Arvind Narayanaswamy | Tailoring Thermal Transport

Arvind Narayanaswamy
Assistant Professor of Mechanical Engineering
This profile is included in the publication Excellentia, which features current research of Columbia Engineering faculty members.
                                    Photo by Eileen Barroso

Everyone knows that electronic devices can overheat and fail. This is becoming more of an issue as the devices used in our daily lives, from cell phones to laptops, get smaller—the influence of the size-scale effect becomes increasingly important. The ability to extract heat rapidly and efficiently is critical for electronic and optoelectronic devices. Arvind Narayanaswamy is one of the leading researchers studying energy transport in nanoscale structures and devices.

Shrinking a device’s size greatly impacts its ability to transport energy, due to classical as well as quantum size effects. Fourier’s law of heat conduction, which describes heat transfer well at macroscopic scales, breaks down at nanoscales. So does Planck’s theory of radiation, when objects get much closer than a few microns. Recently, researchers, including Narayanaswamy, have discovered that the enhancement in thermal radiative transfer at nanoscale gaps can be utilized to increase the power density of thermophotovoltaic energy conversion devices.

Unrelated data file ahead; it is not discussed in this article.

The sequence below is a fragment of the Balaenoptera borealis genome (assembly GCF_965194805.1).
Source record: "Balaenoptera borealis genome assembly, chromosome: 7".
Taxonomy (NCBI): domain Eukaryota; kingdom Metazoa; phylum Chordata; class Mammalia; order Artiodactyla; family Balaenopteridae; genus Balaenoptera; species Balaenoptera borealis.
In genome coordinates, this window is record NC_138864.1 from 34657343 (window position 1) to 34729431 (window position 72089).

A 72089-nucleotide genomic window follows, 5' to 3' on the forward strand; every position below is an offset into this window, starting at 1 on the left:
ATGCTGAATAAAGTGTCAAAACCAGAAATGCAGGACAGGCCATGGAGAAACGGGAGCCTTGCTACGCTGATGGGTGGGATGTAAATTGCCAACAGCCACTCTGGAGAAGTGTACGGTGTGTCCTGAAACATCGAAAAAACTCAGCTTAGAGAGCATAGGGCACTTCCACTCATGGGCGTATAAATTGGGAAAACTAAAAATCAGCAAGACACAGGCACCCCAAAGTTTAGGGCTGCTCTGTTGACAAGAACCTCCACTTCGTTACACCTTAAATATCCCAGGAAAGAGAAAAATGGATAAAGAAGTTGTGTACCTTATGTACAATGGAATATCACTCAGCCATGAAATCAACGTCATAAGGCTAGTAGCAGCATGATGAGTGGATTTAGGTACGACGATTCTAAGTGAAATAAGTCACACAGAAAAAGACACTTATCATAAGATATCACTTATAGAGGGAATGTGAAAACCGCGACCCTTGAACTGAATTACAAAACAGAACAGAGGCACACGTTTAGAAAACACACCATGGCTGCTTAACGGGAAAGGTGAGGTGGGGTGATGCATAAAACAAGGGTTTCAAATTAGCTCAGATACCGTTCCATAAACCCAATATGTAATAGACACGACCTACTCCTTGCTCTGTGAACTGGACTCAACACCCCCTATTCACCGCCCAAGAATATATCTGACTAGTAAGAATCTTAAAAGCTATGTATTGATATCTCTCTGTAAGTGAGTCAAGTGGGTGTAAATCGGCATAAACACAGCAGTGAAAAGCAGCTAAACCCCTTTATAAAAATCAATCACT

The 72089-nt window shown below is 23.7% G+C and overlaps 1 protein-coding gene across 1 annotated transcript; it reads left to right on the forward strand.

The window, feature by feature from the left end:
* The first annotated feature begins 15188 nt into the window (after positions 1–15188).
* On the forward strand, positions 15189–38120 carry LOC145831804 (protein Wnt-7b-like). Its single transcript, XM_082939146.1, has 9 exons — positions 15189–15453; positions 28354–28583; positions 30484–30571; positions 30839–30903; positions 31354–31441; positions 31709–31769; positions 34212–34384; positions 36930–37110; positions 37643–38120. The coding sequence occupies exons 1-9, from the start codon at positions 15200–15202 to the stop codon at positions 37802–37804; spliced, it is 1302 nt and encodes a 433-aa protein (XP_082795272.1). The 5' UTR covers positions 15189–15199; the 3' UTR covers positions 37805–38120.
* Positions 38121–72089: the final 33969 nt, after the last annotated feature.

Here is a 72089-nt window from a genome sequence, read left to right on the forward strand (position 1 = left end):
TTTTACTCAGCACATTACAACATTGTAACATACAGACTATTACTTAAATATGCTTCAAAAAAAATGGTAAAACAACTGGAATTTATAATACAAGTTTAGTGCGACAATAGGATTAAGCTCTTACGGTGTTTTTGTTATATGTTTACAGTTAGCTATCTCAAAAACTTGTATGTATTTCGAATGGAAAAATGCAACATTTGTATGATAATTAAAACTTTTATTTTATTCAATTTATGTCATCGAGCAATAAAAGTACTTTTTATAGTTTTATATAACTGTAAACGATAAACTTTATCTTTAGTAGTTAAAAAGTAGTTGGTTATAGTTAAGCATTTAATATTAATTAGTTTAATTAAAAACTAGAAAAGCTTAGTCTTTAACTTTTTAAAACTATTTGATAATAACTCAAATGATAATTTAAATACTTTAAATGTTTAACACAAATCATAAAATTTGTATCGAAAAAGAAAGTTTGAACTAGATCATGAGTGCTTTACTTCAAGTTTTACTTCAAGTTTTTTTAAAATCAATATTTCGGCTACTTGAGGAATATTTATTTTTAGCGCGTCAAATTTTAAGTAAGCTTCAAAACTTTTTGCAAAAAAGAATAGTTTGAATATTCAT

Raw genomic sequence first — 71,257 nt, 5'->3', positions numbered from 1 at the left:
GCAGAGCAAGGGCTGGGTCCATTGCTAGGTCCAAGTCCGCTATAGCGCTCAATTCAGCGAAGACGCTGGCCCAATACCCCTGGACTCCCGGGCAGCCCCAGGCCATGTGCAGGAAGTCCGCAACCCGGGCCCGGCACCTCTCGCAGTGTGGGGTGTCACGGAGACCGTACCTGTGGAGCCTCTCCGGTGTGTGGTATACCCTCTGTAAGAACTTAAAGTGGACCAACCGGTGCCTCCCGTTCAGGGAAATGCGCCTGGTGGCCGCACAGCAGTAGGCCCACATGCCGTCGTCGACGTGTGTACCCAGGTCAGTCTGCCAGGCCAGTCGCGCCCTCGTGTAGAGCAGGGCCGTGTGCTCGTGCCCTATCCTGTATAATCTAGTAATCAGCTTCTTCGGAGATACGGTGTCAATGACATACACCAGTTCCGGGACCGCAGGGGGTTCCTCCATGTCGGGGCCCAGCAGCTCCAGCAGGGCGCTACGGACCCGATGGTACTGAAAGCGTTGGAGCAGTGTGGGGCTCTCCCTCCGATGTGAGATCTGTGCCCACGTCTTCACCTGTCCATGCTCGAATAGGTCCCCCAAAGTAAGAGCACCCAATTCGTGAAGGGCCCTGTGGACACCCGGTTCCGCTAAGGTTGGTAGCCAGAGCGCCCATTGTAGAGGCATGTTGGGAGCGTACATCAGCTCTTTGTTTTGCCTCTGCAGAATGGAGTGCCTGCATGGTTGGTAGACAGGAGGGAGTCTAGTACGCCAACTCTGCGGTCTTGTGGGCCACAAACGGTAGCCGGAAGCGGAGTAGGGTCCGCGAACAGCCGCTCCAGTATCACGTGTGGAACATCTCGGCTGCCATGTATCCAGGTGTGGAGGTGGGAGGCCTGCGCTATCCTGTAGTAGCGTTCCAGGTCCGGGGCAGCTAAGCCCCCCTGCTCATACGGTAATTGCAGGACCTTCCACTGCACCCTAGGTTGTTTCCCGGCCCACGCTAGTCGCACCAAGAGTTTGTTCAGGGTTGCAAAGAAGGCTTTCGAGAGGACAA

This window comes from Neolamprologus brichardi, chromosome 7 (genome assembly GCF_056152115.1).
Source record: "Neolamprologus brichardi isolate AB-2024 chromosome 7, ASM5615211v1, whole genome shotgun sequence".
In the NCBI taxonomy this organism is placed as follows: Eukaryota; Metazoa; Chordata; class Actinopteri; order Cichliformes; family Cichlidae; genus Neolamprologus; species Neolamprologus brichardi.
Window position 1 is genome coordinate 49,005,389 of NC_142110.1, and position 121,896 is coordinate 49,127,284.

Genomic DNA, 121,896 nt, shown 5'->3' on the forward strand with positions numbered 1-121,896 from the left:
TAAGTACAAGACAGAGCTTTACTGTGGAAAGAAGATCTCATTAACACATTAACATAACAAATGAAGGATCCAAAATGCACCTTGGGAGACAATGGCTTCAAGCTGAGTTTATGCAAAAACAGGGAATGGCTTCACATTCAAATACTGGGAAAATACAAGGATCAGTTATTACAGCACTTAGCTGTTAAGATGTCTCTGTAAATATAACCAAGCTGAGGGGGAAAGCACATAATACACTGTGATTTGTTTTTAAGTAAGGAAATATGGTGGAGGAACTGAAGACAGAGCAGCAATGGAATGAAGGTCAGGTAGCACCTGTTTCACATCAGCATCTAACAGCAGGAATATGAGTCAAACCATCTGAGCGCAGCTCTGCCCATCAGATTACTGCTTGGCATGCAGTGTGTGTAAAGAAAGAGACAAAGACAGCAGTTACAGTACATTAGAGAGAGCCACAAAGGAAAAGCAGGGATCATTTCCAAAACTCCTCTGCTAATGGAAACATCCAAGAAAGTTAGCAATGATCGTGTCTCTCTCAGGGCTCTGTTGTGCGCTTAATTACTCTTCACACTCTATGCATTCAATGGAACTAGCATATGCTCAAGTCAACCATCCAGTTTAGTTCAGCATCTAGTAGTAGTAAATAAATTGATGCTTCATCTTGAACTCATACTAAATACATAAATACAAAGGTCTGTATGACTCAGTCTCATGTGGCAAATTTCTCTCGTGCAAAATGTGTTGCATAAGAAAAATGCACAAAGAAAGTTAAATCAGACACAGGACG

Narayanaswamy’s team is addressing two broad areas of thermal transport: nanoscale effects on thermal radiative transfer and thermal transport in nanoscale polymeric materials. His work in radiative transfer focuses on understanding photon transport between nanostructures, and he has shown that by choosing appropriate materials, it is possible to overcome the limit on radiative transfer imposed by Planck’s law by a significant amount. While this phenomenon may seem esoteric—most often, heat transfer in nanoscale devices is by thermal conduction—it could have an important impact on hard-disk drive technologies.

Narayanaswamy is working with industrial collaborators to ensure that nanoscale thermal radiation does not have a deleterious effect on the performance of magnetic recording devices. While nanoscale effects on thermal transport in solid-state materials have been well investigated, their influence in polymeric materials is less clear. Polymers are used everywhere, from credit cards and plastic bottles to organic optoelectronic materials. Thermal transport in polymers becomes especially important since they are poor conductors of heat; any means of improving heat conduction through polymers will improve device performance. Narayanaswamy’s work focuses on understanding thermal transport in polymeric nanowires synthesized in his lab by different techniques. An important component of his research is technique development to enable measurement of heat transport through single nanowires.

“Our work on nanoscale thermal radiation is very exciting,” said Narayanaswamy. “While it will be some time before we can translate our research into applications, the tools we’ve already developed are helping us start examining thermal transport in polymers. Our discoveries will have immediate engineering implications, especially in electronics cooling.”

B.Tech., Indian Institute of Technology (Madras), 1997; M.S. University of Delaware, 1999; Ph.D., Massachusetts Institute of Technology, 2007

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